Why, who makes much of a miracle?
As to me I know of nothing else but miracles,
Whether I walk the streets of Manhattan,
Or dart my sight over the roofs of houses toward the sky,
Or wade with naked feet along the beach just in the edge of
Or stand under trees in the woods,
Or talk by day with any one I love, or sleep in the bed at night
with any one I love,
Or sit at table at dinner with the rest,
Or look at strangers opposite me riding in the car,
Or watch honey-bees busy around the hive of a summer
Or animals feeding in the fields,
Or birds, or the wonderfulness of insects in the air,
Or the wonderfulness of the sundown, or of stars shining so
quiet and bright,
Or the exquisite delicate thin curve of the new moon in spring;
These with the rest, one and all, are to me miracles,
The whole referring, yet each distinct and in its place.
To me every hour of the light and dark is a miracle,
Every cubic inch of space is a miracle,
Every square yard of the surface of the earth is spread with
Every foot of the interior swarms with the same.
To me the sea is a continual miracle,
The fishes that swim—the rocks—the motion of the waves—
the ships with men in them,
What stranger miracles are there?
“Camerado, I give you my hand!
I give you my love more precious than money,
I give you myself before preaching or law;
Will you give me yourself? will you come travel with me?
Shall we stick by each other as long as we live?”—Walt Whitman, “Song of the Open Road” Leaves of Grass
“We two boys together clinging
One the other never leaving
Up and down the roads going, North and South excursions making,
Power enjoying, elbows stretching, fingers clutching,
Arm’d and fearless, eating, drinking, sleeping, loving,
No law less than ourselves owning, sailing, soldiering, thieving, threatening,
Misers, menials, priests alarming, air breathing, water drinking, on the turf or the sea-beach dancing,
Cities wrenching, ease scorning, statutes mocking, feebleness chasing,
Fulfilling our foray.”—Walt Whitman, Leaves of Grass
“Once I pass’d through a populous city imprinting my brain for future
use with its shows, architecture, customs, traditions,
Yet now of all that city I remember only a man I casually met
there who detain’d me for love of me,
Day by day and night by night we were together—all else has long
been forgotten by me,
I remember I say only that man who passionately clung to me,
Again we wander, we love, we separate again,
Again he holds me by the hand, I must not go,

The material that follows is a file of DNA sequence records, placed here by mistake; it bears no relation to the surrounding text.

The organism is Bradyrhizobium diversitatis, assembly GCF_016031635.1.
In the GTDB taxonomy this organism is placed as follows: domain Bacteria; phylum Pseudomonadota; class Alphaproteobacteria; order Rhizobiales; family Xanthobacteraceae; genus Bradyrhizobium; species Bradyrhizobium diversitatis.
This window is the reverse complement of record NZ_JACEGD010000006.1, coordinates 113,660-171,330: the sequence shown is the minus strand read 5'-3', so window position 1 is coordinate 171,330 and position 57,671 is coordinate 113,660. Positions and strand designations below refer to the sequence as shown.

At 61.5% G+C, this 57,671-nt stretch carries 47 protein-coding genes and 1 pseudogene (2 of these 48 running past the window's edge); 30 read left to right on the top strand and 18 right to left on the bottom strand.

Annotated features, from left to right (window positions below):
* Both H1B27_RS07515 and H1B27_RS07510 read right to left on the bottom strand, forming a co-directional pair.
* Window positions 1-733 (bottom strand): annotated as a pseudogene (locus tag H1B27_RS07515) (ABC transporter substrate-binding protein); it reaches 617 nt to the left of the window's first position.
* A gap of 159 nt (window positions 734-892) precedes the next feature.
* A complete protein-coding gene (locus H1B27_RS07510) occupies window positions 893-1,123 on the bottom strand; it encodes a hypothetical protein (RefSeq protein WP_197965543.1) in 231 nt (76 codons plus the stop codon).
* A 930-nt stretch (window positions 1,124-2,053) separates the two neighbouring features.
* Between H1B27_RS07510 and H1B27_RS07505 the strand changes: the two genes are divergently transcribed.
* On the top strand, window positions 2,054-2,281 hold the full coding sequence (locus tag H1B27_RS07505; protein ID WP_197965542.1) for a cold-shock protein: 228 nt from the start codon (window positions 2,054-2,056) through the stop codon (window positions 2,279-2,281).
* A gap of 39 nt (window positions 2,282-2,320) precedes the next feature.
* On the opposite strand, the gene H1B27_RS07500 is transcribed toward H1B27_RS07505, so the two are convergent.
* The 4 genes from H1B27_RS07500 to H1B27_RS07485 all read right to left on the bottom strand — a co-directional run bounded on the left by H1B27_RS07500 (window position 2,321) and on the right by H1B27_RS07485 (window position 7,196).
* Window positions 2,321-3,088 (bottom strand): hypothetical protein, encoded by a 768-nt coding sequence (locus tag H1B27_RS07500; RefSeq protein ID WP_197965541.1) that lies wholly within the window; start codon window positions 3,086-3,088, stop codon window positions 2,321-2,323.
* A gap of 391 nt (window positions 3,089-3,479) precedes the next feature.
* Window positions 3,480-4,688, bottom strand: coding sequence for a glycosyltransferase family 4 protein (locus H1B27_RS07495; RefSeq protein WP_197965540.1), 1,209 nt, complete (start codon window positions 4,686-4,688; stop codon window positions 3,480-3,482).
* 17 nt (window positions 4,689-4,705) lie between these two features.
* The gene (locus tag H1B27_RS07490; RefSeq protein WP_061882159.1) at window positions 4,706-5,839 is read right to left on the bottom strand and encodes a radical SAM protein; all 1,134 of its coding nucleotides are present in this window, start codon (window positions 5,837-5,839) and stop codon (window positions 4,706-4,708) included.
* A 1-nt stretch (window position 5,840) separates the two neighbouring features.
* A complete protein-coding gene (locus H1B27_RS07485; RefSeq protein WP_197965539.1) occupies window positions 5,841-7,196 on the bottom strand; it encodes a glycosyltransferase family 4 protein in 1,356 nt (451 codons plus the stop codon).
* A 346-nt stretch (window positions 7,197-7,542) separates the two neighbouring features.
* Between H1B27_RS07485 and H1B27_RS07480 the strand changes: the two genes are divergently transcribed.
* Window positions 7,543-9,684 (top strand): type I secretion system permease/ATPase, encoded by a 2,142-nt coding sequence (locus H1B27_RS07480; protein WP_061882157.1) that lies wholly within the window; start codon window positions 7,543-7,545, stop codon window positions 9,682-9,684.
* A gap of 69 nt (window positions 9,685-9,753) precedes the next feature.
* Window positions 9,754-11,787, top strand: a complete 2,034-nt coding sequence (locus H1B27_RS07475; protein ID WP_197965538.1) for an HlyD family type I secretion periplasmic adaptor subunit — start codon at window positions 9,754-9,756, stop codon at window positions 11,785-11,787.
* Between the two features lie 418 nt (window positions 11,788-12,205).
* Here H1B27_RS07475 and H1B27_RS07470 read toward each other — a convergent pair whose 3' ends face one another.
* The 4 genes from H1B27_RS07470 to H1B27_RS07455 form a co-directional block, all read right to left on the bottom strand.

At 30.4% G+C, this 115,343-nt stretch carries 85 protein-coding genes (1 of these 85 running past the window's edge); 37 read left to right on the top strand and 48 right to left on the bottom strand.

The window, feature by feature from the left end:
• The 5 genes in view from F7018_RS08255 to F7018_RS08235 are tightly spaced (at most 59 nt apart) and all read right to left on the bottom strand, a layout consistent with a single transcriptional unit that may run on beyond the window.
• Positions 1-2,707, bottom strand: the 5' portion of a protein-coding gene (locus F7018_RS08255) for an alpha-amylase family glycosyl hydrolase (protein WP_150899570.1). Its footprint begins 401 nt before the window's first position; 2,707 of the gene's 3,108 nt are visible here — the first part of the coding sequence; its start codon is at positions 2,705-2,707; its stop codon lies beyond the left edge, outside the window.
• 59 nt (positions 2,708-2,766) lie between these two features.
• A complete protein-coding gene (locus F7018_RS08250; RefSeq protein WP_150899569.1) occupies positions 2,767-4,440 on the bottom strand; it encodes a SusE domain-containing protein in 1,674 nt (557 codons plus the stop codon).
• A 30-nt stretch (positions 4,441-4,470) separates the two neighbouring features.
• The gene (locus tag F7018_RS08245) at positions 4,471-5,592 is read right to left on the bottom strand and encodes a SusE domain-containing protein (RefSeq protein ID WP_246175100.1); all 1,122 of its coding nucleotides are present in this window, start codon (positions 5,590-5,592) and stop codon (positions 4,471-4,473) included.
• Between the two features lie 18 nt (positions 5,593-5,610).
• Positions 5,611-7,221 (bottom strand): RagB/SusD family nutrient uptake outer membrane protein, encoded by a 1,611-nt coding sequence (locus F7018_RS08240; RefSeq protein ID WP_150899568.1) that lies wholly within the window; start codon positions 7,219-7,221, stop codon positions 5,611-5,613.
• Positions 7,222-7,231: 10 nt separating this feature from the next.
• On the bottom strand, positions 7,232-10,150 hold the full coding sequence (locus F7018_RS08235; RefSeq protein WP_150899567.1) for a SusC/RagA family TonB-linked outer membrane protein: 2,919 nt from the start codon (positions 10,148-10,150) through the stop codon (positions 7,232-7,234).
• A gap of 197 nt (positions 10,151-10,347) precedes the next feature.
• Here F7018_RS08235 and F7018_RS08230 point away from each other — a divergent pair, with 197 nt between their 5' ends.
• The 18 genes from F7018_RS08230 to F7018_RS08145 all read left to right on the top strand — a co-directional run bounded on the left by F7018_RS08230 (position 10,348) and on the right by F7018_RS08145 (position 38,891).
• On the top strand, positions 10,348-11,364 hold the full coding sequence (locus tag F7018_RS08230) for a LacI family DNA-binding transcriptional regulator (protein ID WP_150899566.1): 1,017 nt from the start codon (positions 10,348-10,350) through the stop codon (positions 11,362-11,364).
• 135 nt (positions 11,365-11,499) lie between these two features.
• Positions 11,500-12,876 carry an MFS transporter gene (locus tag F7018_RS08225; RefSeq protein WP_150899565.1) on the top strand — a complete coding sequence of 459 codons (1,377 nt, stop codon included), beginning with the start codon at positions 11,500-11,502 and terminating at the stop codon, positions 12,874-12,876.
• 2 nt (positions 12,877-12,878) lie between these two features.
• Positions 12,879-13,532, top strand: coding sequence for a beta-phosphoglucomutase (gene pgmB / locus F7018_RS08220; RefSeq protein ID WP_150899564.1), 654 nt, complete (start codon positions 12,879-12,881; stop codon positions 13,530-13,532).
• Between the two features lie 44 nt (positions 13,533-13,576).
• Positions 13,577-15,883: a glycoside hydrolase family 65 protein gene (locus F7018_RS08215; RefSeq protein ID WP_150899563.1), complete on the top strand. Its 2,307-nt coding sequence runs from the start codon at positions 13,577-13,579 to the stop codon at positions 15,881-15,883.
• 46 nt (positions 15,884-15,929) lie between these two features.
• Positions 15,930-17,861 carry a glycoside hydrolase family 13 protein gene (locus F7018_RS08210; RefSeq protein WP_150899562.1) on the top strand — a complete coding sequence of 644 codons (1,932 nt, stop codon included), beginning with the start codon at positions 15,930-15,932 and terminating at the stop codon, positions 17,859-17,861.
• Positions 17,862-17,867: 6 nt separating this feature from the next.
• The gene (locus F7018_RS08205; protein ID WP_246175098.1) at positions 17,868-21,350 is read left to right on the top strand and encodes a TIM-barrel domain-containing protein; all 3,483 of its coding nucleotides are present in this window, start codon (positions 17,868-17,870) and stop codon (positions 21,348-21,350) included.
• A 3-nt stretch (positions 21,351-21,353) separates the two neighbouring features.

I see him close beside me with silent lips sad and tremulous.”—Walt Whitman, Leaves of Grass
“I have perceiv’d that to be with those I like is enough,
To stop in company with the rest at evening is enough,
To be surrounded by beautiful, curious, breathing, laughing flesh is enough,
To pass among them or touch any one, or rest my arm ever so lightly round
his or her neck for a moment, what is this then?
I do not ask any more delight, I
swim in it as in a sea.
There is something in staying close to men and women and looking on them,
and in the contact and odor of them, that pleases the soul well,
All things please the soul, but these please the soul well.”—Walt Whitman, “I Sing The Body Electric” Leaves of Grass
“I am a man who, sauntering along without fully stopping, turns a
casual look upon you and then averts his face,
Leaving it to you to prove and define it,
Expecting the main things from you.”—Walt Whitman, Leaves of Grass
“These are really the thoughts of all men in all ages and lands, they
are not original with me,
If they are not yours as much as mine they are nothing, or next to
If they are not the riddle and the untying of the riddle they are
If they are not just as close as they are distant they are nothing.”—Walt Whitman, Song of Myself
“Stop this day and night with me and you shall possess the origin of
You shall possess the good of the earth and sun, (there are millions
of suns left,)
You shall no longer take things at second or third hand, nor look
through the eyes of the dead, nor feed on the spectres in
You shall not look through my eyes either, nor take things from me,
You shall listen to all sides and filter them from your self.”—Walt Whitman, Song of Myself
What do you think has become of the young and old men?
And what do you think has become of the women and children?
They are alive and well somewhere,
The smallest sprout shows there is really no death,
And if ever there was it led forward life, and does not wait at the end to arrest it,
And ceas’d the moment life appear’d.
All goes onward and outward, nothing collapses,
And to die is different from what any one supposed, and luckier.
So no one at my friend’s old high school is allowed to dress up for halloween anymore because one year this kid came to school on a bike wearing a red jumpsuit with tampons taped to him. He rode around the school telling people he was the menstrual cycle